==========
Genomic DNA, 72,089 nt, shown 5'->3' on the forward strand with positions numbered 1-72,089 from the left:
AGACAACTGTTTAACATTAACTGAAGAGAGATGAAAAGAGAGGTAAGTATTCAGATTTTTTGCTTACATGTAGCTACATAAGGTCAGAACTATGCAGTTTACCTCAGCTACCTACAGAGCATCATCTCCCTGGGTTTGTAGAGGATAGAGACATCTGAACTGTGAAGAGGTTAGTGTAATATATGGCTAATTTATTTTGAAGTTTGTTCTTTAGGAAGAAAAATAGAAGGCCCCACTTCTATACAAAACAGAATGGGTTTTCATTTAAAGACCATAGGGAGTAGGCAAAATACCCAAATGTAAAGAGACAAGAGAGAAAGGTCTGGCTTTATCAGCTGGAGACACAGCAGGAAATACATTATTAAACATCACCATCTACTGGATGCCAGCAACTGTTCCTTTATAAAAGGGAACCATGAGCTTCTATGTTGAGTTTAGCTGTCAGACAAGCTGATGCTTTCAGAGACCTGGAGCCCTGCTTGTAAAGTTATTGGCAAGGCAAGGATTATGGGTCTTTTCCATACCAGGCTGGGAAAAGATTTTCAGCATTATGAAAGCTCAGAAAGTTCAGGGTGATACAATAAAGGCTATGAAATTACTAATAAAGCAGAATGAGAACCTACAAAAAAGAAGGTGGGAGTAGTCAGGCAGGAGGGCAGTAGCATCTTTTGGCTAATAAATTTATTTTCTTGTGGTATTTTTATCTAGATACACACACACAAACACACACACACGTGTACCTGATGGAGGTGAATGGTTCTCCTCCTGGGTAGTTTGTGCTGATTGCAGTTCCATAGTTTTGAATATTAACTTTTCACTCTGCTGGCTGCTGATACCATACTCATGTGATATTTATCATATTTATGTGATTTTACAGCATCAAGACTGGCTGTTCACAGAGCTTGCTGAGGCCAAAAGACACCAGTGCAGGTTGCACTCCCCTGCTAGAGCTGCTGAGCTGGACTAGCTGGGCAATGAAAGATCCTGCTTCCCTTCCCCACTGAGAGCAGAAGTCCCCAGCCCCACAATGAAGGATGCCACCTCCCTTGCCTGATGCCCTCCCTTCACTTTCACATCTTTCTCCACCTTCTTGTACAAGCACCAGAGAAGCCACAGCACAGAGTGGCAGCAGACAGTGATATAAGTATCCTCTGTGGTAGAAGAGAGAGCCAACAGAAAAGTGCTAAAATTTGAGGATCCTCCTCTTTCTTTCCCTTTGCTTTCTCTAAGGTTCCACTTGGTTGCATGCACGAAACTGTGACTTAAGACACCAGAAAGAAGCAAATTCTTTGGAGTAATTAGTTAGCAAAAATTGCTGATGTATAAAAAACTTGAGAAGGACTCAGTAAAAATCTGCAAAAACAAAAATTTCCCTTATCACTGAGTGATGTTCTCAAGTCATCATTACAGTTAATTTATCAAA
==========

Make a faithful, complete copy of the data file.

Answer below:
Genomic DNA, 72,089 nt, shown 5'->3' on the forward strand with positions numbered 1-72,089 from the left:
AGACAACTGTTTAACATTAACTGAAGAGAGATGAAAAGAGAGGTAAGTATTCAGATTTTTTGCTTACATGTAGCTACATAAGGTCAGAACTATGCAGTTTACCTCAGCTACCTACAGAGCATCATCTCCCTGGGTTTGTAGAGGATAGAGACATCTGAACTGTGAAGAGGTTAGTGTAATATATGGCTAATTTATTTTGAAGTTTGTTCTTTAGGAAGAAAAATAGAAGGCCCCACTTCTATACAAAACAGAATGGGTTTTCATTTAAAGACCATAGGGAGTAGGCAAAATACCCAAATGTAAAGAGACAAGAGAGAAAGGTCTGGCTTTATCAGCTGGAGACACAGCAGGAAATACATTATTAAACATCACCATCTACTGGATGCCAGCAACTGTTCCTTTATAAAAGGGAACCATGAGCTTCTATGTTGAGTTTAGCTGTCAGACAAGCTGATGCTTTCAGAGACCTGGAGCCCTGCTTGTAAAGTTATTGGCAAGGCAAGGATTATGGGTCTTTTCCATACCAGGCTGGGAAAAGATTTTCAGCATTATGAAAGCTCAGAAAGTTCAGGGTGATACAATAAAGGCTATGAAATTACTAATAAAGCAGAATGAGAACCTACAAAAAAGAAGGTGGGAGTAGTCAGGCAGGAGGGCAGTAGCATCTTTTGGCTAATAAATTTATTTTCTTGTGGTATTTTTATCTAGATACACACACACAAACACACACACACGTGTACCTGATGGAGGTGAATGGTTCTCCTCCTGGGTAGTTTGTGCTGATTGCAGTTCCATAGTTTTGAATATTAACTTTTCACTCTGCTGGCTGCTGATACCATACTCATGTGATATTTATCATATTTATGTGATTTTACAGCATCAAGACTGGCTGTTCACAGAGCTTGCTGAGGCCAAAAGACACCAGTGCAGGTTGCACTCCCCTGCTAGAGCTGCTGAGCTGGACTAGCTGGGCAATGAAAGATCCTGCTTCCCTTCCCCACTGAGAGCAGAAGTCCCCAGCCCCACAATGAAGGATGCCACCTCCCTTGCCTGATGCCCTCCCTTCACTTTCACATCTTTCTCCACCTTCTTGTACAAGCACCAGAGAAGCCACAGCACAGAGTGGCAGCAGACAGTGATATAAGTATCCTCTGTGGTAGAAGAGAGAGCCAACAGAAAAGTGCTAAAATTTGAGGATCCTCCTCTTTCTTTCCCTTTGCTTTCTCTAAGGTTCCACTTGGTTGCATGCACGAAACTGTGACTTAAGACACCAGAAAGAAGCAAATTCTTTGGAGTAATTAGTTAGCAAAAATTGCTGATGTATAAAAAACTTGAGAAGGACTCAGTAAAAATCTGCAAAAACAAAAATTTCCCTTATCACTGAGTGATGTTCTCAAGTCATCATTACAGTTAATTTATCAAA